“Let’s also say that change is neither good nor bad. It simply is. It can be greeted with terror or joy: a tantrum that says, ‘I want it the way it was!’ or a dance that says, ‘Look! Something new.’”
Those were the words straight from Don Draper in an old Mad Men episode. As I reflect on conversations I have with credit union leaders, that quote rings so true. As a board chair of a credit union experiencing a lot of change, I remind myself of that quote when things get hairy or seem overwhelming.
This year I’ve opened almost every credit union strategic planning session with a few slides outlining the merger madness credit unions are experiencing right now, followed immediately by stats that show just how fast fintechs are growing and just how much we as credit unions are lagging behind. And not just behind in technology, but for the first time, we’re lagging behind banks in service!
I can easily divide credit union leaders into the haves and the have-nots. Those credit unions that are green and growing greet change with the dance that says, “Look! Something new!” The credit unions I see that are overly ripe and rotting greet change with a tantrum screaming, “I want it the way it was!” Do you greet change with joy or terror?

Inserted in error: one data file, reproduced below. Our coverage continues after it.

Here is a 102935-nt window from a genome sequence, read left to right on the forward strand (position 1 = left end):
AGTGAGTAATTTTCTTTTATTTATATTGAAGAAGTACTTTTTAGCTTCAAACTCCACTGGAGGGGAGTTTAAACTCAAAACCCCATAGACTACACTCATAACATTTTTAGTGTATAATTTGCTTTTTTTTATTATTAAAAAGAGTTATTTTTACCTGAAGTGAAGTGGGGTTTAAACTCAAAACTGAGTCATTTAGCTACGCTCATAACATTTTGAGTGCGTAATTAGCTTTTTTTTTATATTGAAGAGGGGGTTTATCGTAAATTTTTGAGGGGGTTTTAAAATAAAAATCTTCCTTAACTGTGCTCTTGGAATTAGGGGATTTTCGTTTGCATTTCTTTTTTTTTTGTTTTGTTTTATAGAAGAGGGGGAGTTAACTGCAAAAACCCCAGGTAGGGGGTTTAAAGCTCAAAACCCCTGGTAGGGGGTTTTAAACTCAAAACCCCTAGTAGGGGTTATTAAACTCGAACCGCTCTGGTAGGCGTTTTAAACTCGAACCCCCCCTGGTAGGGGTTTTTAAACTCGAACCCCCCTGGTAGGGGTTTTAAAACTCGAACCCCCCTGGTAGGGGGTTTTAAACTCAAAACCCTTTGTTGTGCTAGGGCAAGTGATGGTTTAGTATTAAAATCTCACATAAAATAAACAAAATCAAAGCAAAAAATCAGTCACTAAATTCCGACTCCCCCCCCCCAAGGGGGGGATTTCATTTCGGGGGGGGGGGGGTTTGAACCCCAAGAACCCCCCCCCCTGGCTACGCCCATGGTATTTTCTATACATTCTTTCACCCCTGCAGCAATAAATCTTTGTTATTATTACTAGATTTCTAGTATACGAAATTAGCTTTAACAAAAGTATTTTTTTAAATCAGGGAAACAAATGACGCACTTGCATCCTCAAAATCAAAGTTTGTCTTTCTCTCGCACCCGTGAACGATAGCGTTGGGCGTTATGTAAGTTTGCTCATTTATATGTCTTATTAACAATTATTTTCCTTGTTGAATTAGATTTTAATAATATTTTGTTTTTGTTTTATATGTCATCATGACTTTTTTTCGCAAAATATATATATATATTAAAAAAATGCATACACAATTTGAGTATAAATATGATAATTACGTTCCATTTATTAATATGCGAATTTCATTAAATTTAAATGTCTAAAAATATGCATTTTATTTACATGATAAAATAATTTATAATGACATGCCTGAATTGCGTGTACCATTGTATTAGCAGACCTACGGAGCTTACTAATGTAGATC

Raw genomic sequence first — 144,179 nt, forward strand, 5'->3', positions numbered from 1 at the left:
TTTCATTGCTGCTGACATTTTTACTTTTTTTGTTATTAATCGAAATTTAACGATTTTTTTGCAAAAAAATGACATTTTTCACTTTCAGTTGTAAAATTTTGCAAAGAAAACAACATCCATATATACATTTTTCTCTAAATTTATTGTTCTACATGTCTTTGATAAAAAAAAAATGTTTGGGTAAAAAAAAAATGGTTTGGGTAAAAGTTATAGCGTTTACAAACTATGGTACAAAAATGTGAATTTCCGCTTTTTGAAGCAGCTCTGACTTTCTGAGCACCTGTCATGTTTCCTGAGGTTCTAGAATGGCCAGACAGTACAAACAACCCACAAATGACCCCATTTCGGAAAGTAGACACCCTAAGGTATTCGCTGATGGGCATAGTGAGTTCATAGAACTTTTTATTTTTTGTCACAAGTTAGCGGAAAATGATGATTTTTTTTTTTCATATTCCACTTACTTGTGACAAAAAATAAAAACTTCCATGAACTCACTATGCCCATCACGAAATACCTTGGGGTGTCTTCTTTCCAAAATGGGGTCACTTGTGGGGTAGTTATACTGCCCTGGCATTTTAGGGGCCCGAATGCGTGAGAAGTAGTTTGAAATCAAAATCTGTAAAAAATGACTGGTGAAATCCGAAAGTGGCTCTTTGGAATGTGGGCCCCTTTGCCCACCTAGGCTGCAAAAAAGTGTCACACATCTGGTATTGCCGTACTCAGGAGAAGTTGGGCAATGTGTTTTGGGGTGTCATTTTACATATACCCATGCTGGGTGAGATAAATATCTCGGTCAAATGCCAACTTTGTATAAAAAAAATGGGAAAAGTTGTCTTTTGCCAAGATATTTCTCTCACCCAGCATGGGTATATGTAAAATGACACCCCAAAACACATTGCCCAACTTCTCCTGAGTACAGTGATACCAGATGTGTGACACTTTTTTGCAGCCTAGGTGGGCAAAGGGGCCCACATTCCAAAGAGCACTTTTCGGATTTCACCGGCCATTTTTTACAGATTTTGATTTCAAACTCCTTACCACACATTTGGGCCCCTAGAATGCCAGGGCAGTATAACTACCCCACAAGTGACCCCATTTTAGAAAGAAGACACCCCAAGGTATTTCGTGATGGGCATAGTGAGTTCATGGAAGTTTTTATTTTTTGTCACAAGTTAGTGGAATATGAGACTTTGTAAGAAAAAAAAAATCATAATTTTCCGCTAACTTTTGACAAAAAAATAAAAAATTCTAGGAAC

I’m very often asked, “What is the secret to your credit union clients that are successful?” It’s really simple. Their success boils down to how they deal with change. You can choose to see the events of life, personal and professional, as neither good nor bad, just reality. That’s part one. The second part is the most important: It’s making these events good. It’s seeing it not just as change that must be dealt with, but as a brand-new opportunity.
I usually can immediately tell if a credit union leader is at the helm of a growing credit union or a rotting credit union by their response. If they dig in with more curiosity, wanting to more about this change thing, they’ll do well. If they dig in with their heels and say, ‘That’s hogwash,’ I’m always tempted to send them merger documents to help them avoid the slow, painful death of their credit union.
As you reflect on the last nine months, how have you dealt with change at your credit union? As you reflect on your strategic plans for the next year, how are you going to deal with change? Will, you choose joy or terror? Remember the words from that famous philosopher popular in the late ’90s, Sheryl Crow: “A change, would do you good.”
When you’re ready to talk change, I’m here.